Let’s start this off with a cliche.
Many forms of Government have been tried and will be tried in this world of sin and woe. No one pretends that democracy is perfect or all-wise. Indeed, it has been said that democracy is the worst form of government except all those other forms that have been tried from time to time.
(Winston Churchill, House of Commons, Nov. 11, 1947)
This post is not about answers. It’s about enumerated problems, skewed to an American perspective.
The best argument against democracy is a five minute conversation with the average voter.
(attributed to Winston Churchill)
1) Not everyone will get engaged in the system. Those that do, perhaps shouldn’t.
a) Dan Carlin had an episode where he questioned the value of not only encouraging people to vote, but also demonizing them if they don’t. I disagree with his implication that perhaps there is a natural conclusion to limit voting to certain people, but I don’t think it helps the system or the public at large when people who don’t know about the issues or the candidates end up voting party line, or as instructed on what to vote by a TV ad. And with all of the over-simplifying and fear-driving of issues, people can end up voting for or against something/someone that doesn’t have the effects that they might think it does.
b) You can talk about education and involvement as much as you want, but it’s a difficult sell when there are so many hurdles to go and vote, such as needing to take off from work, etc. and people’s legitimate feeling that not much changes, no matter who is in office. (Why? See #3.)
c) In the U.S., there is an idea that there is a problem with “special interests”. The problem with this idea is that everyone has “special interests” that distinguish one person from another. People love to decry the “special interest group” of trial lawyers, but are less willing to be upset about the “special interest group” of firemen. With the money that goes into the American political system, “special interests” with more money are able to put the same fear-driving tactics into an issue where they (arguably) have no business being, such as the out-of-state money that went into supporting a successful California Proposition 8, which defined marriage as between a man and a woman.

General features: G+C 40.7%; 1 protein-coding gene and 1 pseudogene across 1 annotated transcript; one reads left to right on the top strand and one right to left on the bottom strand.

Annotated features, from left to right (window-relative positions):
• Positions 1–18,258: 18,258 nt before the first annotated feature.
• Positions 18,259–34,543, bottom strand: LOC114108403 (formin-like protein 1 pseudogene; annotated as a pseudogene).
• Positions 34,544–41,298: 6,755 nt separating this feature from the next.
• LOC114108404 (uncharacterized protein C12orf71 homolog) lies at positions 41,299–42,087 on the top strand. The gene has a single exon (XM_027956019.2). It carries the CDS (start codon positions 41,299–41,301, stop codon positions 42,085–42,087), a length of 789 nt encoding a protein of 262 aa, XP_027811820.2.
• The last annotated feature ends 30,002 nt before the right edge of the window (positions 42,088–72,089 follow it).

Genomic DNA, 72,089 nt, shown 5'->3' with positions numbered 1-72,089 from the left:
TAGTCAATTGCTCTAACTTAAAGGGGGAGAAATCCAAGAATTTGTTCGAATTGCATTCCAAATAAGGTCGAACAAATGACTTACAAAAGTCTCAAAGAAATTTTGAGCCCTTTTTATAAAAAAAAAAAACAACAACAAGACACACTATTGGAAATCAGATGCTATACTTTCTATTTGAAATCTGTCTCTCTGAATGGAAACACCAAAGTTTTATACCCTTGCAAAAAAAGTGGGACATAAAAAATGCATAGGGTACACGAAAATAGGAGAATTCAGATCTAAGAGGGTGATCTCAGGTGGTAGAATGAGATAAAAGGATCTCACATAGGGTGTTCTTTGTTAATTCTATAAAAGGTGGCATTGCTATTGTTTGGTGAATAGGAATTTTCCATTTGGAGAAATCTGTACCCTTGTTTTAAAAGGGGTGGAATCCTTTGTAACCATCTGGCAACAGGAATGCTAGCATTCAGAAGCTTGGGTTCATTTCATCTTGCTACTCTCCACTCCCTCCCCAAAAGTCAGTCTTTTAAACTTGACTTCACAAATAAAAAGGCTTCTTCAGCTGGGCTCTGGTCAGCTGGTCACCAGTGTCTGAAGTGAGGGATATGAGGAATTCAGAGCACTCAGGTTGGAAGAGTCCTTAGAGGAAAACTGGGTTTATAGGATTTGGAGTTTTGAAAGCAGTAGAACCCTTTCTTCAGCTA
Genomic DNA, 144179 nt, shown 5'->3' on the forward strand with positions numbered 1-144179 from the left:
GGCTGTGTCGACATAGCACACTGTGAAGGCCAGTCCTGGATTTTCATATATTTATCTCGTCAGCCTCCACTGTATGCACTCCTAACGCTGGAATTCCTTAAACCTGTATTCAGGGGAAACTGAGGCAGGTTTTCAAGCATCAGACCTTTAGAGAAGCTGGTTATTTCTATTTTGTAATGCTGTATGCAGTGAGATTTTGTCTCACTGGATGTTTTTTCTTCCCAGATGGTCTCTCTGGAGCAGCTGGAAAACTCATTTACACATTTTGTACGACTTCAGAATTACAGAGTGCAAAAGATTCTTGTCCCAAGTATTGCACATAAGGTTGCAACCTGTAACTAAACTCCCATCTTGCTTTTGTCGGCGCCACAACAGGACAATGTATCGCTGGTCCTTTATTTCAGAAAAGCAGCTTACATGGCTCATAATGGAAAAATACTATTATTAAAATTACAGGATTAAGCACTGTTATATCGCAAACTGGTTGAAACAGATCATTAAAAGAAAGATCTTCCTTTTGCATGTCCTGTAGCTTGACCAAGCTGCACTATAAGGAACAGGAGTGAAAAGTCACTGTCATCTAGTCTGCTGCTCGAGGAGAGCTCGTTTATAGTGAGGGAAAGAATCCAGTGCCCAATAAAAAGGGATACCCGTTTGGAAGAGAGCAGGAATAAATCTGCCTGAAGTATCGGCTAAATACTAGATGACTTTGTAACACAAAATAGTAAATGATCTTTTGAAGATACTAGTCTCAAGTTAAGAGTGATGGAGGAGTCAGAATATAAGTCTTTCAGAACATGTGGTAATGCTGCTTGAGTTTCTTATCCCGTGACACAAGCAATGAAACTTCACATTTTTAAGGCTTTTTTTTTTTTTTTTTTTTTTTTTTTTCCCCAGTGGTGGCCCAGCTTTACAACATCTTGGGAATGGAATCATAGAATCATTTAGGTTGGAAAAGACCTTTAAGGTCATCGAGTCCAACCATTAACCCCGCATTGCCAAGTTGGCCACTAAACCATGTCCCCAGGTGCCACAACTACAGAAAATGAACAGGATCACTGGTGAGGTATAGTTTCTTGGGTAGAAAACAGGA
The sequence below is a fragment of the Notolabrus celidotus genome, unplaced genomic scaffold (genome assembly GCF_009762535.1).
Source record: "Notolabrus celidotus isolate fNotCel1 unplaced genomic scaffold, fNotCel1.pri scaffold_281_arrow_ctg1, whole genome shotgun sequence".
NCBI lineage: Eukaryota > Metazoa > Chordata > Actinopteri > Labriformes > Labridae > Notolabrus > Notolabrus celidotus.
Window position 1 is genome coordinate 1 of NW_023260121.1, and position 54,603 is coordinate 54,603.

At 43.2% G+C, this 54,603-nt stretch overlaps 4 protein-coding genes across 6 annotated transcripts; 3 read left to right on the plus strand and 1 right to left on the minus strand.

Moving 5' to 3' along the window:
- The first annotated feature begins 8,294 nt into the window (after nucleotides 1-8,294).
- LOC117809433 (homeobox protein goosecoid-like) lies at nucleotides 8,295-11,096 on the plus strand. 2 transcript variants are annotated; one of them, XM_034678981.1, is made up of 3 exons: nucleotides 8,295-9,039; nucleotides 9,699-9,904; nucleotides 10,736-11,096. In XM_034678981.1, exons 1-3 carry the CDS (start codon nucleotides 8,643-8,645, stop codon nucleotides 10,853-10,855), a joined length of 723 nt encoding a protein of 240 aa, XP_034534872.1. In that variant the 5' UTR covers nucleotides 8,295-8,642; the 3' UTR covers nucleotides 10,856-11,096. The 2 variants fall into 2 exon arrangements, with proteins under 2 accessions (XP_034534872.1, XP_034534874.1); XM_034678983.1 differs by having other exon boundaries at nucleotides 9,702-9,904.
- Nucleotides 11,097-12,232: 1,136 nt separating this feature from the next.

Democracy is two coyotes and a lamb voting on what to have for lunch.
(no consistent attribution)
2) People don’t always work in the best interests of themselves (and certainly not others).
a) For democracy to work, you need majority rule with minority rights. The problem is that with majority rule, minority rights can be neglected. This can be seen as more of a problem in other parts in the world. (Look at Turkey, definitely a republic, wherein there is a sizable Kurdish population that as recently as 1991 were not allowed to speak their language in public.) But even in the United States there has been a long history of ignoring the rights of minorities, treating them as second-class citizens, which continues now for racial and sexual orientation minorities.
b) The United States has a particular problem with short-sightedness that does not allow it to solve its own problems. Americans want services with no taxes, an impossible task that makes the United States a worldwide military and foreign aiding entity which provides retirement and medical benefits without nearly the level of taxes that it would take to sustain such efforts and provisions.
People want immediate results. No longer will the American public tolerate any level of pain. Recession? End it instantly. War? Don’t let any American troops die.
It doesn’t behoove politicians to seriously address reality because no American wants to hear that their cake isn’t free. And when politics is your job, your first priority is keeping it. So campaign on absolute bullshit, because the American people love their cake and will only look at the frosting on your bullshit.